#048 - BIM MATURITY LEVELS

This post just wants to illustrate the different levels, from 0 to 3, that broadly define the progressive BIM (Building Information Model) process. There is a certain level of uncertainty surrounding BIM and its meaning but we believe we made the point down here:

Level 0

No coordination across disciplines. Only 2D CAD tools are used to produce documentation.

Level 1

There is still no collaboration between different disciplines. 3D CAD tools used for concept works and 2D CAD tools for production. Standards data structure throughout the project is adopted. Common data environment created to share information electronically.

Level 2

All disciplines are coordinated, design information is shared through a common environment. Each discipline is working on its own 3D CAD project model, information is exchange between different parties in a combined model. Common file format is used (basically same software).

Level 3

There is full collaboration between all disciplines. A unique shared project model is used and all parties can access and modify it. There are advantages because it removes the risk for conflicting information, on the other hand this level of coordination requires a huge efforts from all disciplines that unwillingly have to disclose too many information at earlier stages.

But it is not finish yet, we also have these still vague levels that worth to mention:

Level 4

Analyse time

Level 5

Cost management

Level 6

Facilities management

For the post we have been inspired by “

The Bew-Richards BIM Maturity Model

”, instead Mr D. Tail has had his controversial view, as usual.

Also more info about BIM in our previous

post

#047 - BIM – BUILDING INFORMATION MODELLING

BIM is an acronym describing digital design, construction and facilities management in the construction industry. "B" stands for building of course, "I" for information and "M" is not clear yet but it may be interpreted as Modelling or Management depending if you are designing or managing the project.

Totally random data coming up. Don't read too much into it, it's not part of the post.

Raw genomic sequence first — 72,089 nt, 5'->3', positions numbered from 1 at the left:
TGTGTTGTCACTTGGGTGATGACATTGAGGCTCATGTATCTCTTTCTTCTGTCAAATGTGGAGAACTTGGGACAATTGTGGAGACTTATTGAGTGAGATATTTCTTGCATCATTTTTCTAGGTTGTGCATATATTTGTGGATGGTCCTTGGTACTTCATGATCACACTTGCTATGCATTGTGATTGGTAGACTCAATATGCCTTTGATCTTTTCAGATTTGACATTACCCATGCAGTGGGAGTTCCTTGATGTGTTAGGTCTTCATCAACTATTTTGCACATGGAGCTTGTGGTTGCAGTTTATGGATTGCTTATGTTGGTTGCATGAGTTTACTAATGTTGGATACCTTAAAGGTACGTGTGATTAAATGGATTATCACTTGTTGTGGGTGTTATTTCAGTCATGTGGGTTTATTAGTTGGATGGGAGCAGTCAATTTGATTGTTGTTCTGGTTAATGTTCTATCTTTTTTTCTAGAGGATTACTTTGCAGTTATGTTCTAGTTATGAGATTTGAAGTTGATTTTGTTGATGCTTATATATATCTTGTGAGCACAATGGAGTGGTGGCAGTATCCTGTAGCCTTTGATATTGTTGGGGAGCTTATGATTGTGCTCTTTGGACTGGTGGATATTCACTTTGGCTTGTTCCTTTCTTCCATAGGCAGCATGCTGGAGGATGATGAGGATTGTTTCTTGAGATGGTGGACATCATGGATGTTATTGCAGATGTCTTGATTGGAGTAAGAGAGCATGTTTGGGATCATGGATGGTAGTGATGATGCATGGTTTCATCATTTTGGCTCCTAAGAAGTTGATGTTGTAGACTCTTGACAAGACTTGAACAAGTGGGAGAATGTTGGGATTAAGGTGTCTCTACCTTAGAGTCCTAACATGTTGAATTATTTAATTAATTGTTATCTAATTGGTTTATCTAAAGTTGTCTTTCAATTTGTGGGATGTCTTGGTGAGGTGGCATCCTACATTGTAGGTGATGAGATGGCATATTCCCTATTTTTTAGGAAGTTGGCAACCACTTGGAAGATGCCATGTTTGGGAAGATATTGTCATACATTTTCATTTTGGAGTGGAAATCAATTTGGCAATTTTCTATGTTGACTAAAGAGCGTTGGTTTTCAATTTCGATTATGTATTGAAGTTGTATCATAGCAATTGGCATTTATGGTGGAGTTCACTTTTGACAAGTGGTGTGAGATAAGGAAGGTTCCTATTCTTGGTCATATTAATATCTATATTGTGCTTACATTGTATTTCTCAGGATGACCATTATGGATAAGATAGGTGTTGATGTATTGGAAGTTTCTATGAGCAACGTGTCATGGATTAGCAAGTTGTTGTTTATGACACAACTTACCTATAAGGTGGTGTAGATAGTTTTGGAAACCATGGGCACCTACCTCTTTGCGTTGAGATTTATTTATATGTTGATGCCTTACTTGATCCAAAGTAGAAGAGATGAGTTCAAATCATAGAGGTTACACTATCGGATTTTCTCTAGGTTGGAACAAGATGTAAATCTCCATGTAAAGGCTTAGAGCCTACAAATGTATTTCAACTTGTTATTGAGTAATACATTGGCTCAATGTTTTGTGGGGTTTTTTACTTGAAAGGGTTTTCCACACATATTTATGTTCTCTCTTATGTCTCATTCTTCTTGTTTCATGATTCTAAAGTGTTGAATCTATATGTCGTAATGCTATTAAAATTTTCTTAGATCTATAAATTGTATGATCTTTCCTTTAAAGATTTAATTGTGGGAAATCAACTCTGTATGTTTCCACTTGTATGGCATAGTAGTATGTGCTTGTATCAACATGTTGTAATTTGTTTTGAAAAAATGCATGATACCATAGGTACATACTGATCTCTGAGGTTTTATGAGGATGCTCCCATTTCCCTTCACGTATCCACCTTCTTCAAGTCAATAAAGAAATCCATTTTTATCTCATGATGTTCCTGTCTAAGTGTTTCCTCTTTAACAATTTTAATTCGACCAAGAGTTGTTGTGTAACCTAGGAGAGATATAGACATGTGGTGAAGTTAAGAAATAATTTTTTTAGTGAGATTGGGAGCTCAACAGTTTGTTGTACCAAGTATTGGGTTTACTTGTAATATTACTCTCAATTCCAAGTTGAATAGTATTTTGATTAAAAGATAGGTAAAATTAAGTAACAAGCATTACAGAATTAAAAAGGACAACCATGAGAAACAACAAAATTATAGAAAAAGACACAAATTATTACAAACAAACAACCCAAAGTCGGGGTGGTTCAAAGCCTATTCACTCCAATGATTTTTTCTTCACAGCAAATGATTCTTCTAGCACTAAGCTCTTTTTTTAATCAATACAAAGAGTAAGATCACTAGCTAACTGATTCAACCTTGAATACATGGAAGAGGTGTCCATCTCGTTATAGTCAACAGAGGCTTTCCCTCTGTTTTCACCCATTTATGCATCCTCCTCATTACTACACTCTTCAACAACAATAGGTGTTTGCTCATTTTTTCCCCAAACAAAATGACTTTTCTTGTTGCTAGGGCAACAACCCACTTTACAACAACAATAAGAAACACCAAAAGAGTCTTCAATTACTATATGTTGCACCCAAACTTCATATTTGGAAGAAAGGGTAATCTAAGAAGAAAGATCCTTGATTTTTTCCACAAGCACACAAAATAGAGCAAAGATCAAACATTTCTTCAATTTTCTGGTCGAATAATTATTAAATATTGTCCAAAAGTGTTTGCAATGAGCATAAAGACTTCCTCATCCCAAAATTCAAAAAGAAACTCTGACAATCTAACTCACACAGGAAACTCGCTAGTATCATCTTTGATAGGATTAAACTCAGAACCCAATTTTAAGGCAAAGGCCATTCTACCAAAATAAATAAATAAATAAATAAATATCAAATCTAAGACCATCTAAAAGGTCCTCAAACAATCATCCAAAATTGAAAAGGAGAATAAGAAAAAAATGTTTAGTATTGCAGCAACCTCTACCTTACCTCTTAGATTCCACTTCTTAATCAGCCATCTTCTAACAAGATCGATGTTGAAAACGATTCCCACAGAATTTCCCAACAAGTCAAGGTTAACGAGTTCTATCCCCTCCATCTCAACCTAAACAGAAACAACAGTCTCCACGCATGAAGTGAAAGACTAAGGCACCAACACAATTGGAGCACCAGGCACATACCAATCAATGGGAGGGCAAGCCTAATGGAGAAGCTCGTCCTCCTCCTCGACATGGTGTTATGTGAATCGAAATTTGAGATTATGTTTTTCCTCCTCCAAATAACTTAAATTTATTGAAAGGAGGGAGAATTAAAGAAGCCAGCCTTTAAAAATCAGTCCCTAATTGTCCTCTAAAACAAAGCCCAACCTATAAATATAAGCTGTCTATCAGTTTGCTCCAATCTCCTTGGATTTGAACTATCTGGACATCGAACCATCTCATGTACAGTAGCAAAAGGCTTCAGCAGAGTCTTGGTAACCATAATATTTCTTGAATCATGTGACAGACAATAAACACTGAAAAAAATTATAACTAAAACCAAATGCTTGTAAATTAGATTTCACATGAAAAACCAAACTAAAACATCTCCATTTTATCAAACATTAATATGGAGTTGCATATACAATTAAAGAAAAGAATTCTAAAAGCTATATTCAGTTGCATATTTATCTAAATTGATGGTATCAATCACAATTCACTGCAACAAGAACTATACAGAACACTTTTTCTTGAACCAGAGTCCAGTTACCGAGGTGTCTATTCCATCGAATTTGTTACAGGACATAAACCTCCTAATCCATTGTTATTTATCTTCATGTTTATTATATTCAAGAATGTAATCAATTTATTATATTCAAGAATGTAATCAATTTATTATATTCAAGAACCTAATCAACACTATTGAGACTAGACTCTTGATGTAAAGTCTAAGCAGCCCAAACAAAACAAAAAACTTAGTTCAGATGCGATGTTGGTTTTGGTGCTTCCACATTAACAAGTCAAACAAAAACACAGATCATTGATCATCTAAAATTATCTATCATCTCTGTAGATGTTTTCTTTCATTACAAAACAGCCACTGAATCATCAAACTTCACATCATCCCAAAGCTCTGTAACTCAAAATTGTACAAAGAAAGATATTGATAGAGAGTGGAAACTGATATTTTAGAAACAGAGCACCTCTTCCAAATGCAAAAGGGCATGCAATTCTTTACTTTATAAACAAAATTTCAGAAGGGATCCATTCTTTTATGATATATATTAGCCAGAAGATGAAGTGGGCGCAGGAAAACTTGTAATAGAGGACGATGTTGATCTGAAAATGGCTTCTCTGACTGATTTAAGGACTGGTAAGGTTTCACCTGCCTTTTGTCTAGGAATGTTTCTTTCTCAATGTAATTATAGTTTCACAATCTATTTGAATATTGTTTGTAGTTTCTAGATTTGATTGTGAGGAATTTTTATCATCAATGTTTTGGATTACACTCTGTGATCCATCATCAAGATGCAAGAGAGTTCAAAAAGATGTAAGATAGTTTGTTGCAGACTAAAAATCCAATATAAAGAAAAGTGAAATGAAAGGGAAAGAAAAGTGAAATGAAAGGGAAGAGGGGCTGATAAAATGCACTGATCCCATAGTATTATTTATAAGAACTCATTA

However the National Institute of Building Sciences in the United States put some light on this subject stating that BIM is:

“A digital representation of physical and functional characteristics of a facility… and a shared knowledge resource for information about a facility forming a reliable basis for decisions during its life-cycle; defined as existing from earliest conception to demolition.”

As the above definition didn't help us at all, we decided to look through some RIBA publications. That was even more confusioning, we found out that anybody can say what they want about BIM.

On our side we put a lot of effort in pursuing the perfect BIM definition and now we are pretty confident in saying that BIM is a multidisciplinary approach to the design, construction e management of a building (or infrastructure). Various disciplines are involved in the design of a building, such as architects, structural engineers, mechanical and electrical engineers. All of them are working on the same digital model. In this way everyone involved must work and collaborate together with the same standards. If one discipline fail to deliver his package the team fail in delivering the project to the client.

All seem pretty amazing but, as Mr D. Tail is trying to explain us, the theory may be different from the practice.